Thoughts? Preferences? Other completely different ideas where 2 lane design is concerned? (besides "Dude, you gotta go with four". I haven't completely abandoned that idea. Like I said.....I'm just goofing off with different ideas)
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  #22  
Old 03-02-2008, 09:44 AM
valongi valongi is offline
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Rudy, I'm in your boat right now. I laid down homasote over plywood, used a caulk adhesive between them. I don't have a dampness factor in my basement, but I did notice that the edge of the materials weren't 100% flat to each other. It still resulted with an acceptable result- everything was level. I didn't want to drive a screw through the layers and left as is. Today, I don't notice anything... maybe over the course of over a month, it settled.

I'd used a handbrush in applying two coats of Kilz Original Oil-Based Sealer. While it did take longer than using a roller, I felt it forced me to pay closer attention to covering all the 'dimples' in the homasote. For finishing, I applied Rustoleum Satin Hunter Green Enamel. I didn't want a high gloss finish. Again, using a handbrush it did take a bit more time, but I paid close attention to getting full coverage as homasote isn't a smooth surface.

I laid out my four-lane track and got up and running... sans any side board retaining walls. I just wanted to race!

Now since the table was set up about a foot and a half away from my concrete basement walls on three sides (a rather unique basement footprint), I didn't have any room for error around turns. After having my neice and nephew over one weekend shortly after the track was running, I decided the next step was the side boards. I chose 1/8 plywood, and secured it that it was a foot high off table level. Plenty of height for any mishap. I'd sadisticly tested my fasted cars, pushing them full-tilt around the most problematic turns on my layout. I'd get a healthy 'thunk', and my cars now stay on the table. The wood is soft enough that even F1 cars don't see any wing damage.

The walls remain unpainted, but I haven't made any decisions on changing that YET. The layout remains rather plain, with only the side boards up and the hunter green paint on the homasote, with the track on top. I'm even procrastinating about apron borders, something I wanted to try out earlier on instead of using the stock guardrails... which give a distinct advantage to the occupants of the outside lane on my layout.

While I'm slow-going in moving forward with the decorative aspect, I haven't made any decisions I regret ... lesson being, some of the best decisions you make are the ones that you DON'T make! Take your time, and the ideas will flow in. I'm having a blast with the track, and when my nephew and his buddy were over yesterday, they had some ideas that I may use.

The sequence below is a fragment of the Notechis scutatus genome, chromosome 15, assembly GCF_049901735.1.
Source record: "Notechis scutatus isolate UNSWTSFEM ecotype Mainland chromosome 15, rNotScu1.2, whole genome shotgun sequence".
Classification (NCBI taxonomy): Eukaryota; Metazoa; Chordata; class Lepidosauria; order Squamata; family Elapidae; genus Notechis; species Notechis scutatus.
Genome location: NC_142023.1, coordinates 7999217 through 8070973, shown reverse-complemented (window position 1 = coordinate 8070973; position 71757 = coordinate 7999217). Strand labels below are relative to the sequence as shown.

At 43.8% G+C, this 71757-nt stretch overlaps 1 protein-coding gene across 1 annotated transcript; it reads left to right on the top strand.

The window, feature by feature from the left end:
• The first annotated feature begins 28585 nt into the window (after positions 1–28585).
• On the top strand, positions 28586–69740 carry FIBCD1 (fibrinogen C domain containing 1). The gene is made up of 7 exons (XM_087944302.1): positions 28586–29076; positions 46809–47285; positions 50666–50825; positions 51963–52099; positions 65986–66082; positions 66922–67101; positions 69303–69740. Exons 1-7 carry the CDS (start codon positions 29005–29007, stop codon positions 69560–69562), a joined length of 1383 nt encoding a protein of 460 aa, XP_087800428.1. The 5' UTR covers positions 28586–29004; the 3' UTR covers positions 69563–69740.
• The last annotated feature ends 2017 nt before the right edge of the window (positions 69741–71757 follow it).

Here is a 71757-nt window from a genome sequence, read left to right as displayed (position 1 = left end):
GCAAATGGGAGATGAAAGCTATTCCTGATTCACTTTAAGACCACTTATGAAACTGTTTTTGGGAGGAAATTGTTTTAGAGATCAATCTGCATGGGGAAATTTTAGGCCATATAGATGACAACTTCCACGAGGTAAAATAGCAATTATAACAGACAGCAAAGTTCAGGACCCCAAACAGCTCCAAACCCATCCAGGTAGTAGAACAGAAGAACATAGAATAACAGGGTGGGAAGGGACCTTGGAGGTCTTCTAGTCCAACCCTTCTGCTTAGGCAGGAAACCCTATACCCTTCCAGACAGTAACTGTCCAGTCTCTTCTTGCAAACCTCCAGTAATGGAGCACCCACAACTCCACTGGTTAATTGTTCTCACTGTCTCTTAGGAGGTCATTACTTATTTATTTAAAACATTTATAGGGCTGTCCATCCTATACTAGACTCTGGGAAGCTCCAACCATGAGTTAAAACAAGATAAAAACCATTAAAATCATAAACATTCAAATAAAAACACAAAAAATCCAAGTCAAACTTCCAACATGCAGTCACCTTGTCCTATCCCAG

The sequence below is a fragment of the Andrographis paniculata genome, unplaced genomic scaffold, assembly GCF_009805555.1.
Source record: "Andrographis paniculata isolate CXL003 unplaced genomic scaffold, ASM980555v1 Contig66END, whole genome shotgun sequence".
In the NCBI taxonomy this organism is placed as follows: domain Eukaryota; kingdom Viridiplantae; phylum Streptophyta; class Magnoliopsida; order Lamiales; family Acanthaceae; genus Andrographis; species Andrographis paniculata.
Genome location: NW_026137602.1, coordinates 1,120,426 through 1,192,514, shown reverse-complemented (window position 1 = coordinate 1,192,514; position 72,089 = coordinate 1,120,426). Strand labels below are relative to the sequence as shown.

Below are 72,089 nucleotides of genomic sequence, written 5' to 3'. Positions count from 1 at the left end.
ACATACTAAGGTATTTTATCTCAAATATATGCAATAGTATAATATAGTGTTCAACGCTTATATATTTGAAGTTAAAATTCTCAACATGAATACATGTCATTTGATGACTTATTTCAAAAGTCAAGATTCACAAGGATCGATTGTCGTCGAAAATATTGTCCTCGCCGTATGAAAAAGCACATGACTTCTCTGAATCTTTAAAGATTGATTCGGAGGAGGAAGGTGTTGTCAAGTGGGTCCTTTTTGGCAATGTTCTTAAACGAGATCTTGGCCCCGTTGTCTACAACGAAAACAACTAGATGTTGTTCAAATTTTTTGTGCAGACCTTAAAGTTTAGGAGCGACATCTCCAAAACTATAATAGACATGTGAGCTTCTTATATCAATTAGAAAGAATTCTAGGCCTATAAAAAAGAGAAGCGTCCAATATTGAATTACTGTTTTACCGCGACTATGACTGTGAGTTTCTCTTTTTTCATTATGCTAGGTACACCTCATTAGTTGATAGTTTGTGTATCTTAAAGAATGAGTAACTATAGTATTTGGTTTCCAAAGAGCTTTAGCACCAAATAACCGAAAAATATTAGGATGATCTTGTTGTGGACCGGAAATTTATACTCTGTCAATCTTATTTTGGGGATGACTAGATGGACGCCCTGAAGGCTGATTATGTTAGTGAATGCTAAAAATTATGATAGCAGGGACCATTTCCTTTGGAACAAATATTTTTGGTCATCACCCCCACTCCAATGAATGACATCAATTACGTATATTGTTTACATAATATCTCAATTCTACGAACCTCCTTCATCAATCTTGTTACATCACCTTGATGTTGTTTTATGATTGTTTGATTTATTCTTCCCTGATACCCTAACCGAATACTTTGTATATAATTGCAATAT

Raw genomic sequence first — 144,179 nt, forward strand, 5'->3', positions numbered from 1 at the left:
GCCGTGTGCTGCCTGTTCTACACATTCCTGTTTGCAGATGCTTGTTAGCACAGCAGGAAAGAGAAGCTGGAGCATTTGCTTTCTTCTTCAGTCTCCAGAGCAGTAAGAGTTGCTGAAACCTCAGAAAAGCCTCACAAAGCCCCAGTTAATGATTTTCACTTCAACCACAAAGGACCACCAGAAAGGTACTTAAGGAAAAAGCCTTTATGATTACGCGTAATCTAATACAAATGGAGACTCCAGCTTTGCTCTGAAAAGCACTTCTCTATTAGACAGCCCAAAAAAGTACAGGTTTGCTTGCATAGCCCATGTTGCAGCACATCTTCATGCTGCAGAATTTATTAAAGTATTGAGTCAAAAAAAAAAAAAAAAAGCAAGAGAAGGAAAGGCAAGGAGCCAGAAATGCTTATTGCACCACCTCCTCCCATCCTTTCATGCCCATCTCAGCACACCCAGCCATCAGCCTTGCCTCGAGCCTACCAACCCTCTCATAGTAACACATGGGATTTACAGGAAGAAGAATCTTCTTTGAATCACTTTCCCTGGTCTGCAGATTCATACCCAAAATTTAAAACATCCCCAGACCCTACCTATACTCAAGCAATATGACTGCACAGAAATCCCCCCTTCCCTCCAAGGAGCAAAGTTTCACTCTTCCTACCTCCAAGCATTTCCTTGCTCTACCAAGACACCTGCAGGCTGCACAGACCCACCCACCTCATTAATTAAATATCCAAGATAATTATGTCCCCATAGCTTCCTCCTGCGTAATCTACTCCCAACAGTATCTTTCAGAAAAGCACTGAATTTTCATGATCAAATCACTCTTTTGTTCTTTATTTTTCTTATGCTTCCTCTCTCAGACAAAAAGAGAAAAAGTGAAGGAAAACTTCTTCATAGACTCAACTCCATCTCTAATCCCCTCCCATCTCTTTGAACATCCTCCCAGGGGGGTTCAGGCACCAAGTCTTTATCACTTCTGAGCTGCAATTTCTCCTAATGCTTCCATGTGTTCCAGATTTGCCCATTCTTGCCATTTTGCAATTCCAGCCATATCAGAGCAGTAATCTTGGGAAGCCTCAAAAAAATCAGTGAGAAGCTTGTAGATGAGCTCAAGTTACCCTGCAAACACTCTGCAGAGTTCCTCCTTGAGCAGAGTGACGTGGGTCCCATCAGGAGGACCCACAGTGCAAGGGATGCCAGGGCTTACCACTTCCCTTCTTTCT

Quote:
I've found that staring at the track table for long periods of time prevents me from making progress that I will regret later.
... there's a lot of truth in that observation. Just have fun with your layouts, and in time it will develop.

Last edited by valongi; 03-02-2008 at 09:47 AM..
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  #23  
Old 03-02-2008, 11:41 AM
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Thanks for the vote of confidence, valongi. Patience definitely works best for me.

Speaking of borders, after careful thought and research here on HT, I have decided on a plan. Now that I finally went out and got the supplies and a Dremel, I plan to work on some test pieces this afternoon

I purchased a box of HO scale RR cork roadbed. The pieces split in two, which creates a bevel on the outside edge. Since the roadbed is not quite the same height as Tomy track, I also bought a few sheets of black sticky-backed felt to cut into strips and attach to the underside of the cork. It appears that this will bring the roadbed up to the same height of the track nicely. Next, I will spray the cork black to match the track and make it appear like an extension of the road surface. The cork then gets tacked into place around the edges of the track with the beveled edge facing out, using black RR tracks nails. A shout out to SwamperGene for the whole idea Thanks!!